Here we describe a new genus and species of Chanidae from the Cretaceous of Brazil and consider its affinities with the Laurasian †Rubiesichthyinae from the Early Cretaceous of Spain. The holotype was collected from the Marizal Formation of the Tucano Basin, Northeastern Brazil, one of the sub-basins of the Recôncavo-Tucano-Jatobá Rift-System. The Marizal Formation is dated as Early Cretaceous (Aptian?) mainly based on palynomorphs [23]. The specimens were collected in 1962 near Cícero Dantas, in the state of Bahia (Figure 1) and identified as “Dastilbe minor” [24], a nomem-nudum recently regarded as a synonym of †Dastilbe crandalli [25]. The fossils are permanently housed in the collection of the Divisão de Geologia e Mineralogia do Departamento Nacional de Produção Mineral, Rio de Janeiro, Brazil, and registered under the acronym DGM.

thumbnail
Figure 1. Map of the Tucano Basin, State of Bahia, Brazil, indicating the location of the fossils localities of the Marizal Formation in Euclides da Cunha and Cícero Dantas.

Cretaceous strata in green.

http://dx.doi.org/10.1371/journal.pone.0037247.g001

Methods

All the specimens described here come from the same general locality near the town of Cícero Dantas, and are mainly preserved as negative impressions in hard siltstone. Latex peels were made from the fossils to obtain specimens with positive relief for detailed study. Silicone molds and then polyester resin casts of the original peels were made, because resin casts are more durable than latex peels, which tend to deteriorate within a short time. No specific permits were required for the described field work. In Brazil, the unique obligation we have is to contact the Departamento Nacional de Produção Mineral (DNPM–The Brazilian Geological Survey) explaining that we are doing fieldwork and after that to curate fossils in an official public collection, what is the case of the studied specimens deposited in the collection of the Departamento Nacional de Produção Mineral.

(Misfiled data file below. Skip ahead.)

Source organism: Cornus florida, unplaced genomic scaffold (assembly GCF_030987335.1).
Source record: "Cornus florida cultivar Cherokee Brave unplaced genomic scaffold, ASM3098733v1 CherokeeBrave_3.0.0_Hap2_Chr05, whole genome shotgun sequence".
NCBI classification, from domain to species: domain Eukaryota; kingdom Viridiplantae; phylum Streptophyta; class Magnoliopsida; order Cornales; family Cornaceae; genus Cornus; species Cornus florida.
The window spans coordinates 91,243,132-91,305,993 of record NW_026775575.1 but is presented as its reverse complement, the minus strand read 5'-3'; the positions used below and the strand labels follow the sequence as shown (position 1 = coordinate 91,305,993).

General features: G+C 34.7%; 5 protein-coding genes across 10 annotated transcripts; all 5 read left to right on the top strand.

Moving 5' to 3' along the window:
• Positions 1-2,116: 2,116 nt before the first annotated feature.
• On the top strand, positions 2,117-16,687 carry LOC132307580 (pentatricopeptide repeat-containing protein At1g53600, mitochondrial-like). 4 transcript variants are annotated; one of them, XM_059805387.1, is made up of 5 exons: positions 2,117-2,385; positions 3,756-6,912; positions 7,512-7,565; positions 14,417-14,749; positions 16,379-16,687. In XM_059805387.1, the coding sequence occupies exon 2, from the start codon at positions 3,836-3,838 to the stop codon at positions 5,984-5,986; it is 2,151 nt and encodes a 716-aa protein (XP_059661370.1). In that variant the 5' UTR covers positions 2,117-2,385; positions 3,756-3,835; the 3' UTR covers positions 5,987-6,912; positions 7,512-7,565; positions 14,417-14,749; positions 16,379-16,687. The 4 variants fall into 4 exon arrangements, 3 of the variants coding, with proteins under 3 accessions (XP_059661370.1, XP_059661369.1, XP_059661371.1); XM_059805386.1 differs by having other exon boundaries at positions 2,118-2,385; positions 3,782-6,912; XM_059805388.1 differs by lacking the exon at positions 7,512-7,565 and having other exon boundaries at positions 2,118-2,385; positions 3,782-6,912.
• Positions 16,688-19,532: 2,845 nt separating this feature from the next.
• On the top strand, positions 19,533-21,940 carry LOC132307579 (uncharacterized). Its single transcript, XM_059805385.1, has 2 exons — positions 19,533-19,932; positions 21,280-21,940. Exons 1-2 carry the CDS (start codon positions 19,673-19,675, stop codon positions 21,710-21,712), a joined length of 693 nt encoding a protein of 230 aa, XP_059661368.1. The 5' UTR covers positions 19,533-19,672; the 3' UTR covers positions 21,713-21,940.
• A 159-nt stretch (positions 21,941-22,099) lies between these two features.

Nomenclatural Acts

The electronic version of this document does not represent a published work according to the International Code of Zoological Nomenclature (ICZN), and hence the nomenclatural acts contained in the electronic version are not available under that Code from the electronic edition. Therefore, a separate edition of this document was produced by a method that assures numerous identical and durable copies, and those copies were simultaneously obtainable (from the publication date noted on the first page of this article) for the purpose of providing a public and permanent scientific record, in accordance with Article 8.1 of the Code. The separate print-only edition is available on request from PLoS by sending a request to PLoS ONE, 1160 Battery Street, Suite 100, San Francisco, CA 94111, USA along with a check for $ 10 (to cover printing and postage) payable to "Public Library of Science".

In addition, this published work and the nomenclatural acts it contains have been registered in ZooBank, the proposed online registration system for the ICZN. The ZooBank LSIDs (Life Science Identifiers) can be resolved and the associated information viewed through any standard web browser by appending the LSID to the prefix "http://zoobank.org/". The LSID for this publication is: urn:lsid:zoobank.org:pub:C750C1CE-1223-4378-843B-52A88B407B98.

Results and Discussion

Systematic Palaeontology

Ostariophysii sensu Rosen & Greenwood, 1970 [12].

Gonorynchiformes sensu Rosen & Greenwood, 1970 [12].

Chanidae sensu Poyato-Ariza, 1996 [26].

Nanaichthys nov. gen

urn:lsid:zoobank.org:act:76B33275-4C05-4045-B482-F4D39BF6A7E8.

Derivation of name.

Nana, named after ‘Nàná Burukù’, ancient Orisha, goddess of the muddy and primordial waters, plus ichthys, fish in Greek.

Diagnosis.

As for the only known species below.

Nanaichthys longipinnus nov. sp

urn:lsid:zoobank.org:act:E5A77C78-9E96-4AD9-8F8E-9CF5EFB9A96F.

Derivation of name.

The specific epithet longipinnus refers to the eleven elongate anal fin rays exhibited by the holotype.

Holotype.

DGM.1016-P. Almost complete specimen, displaying its left side (Figure 2).

thumbnail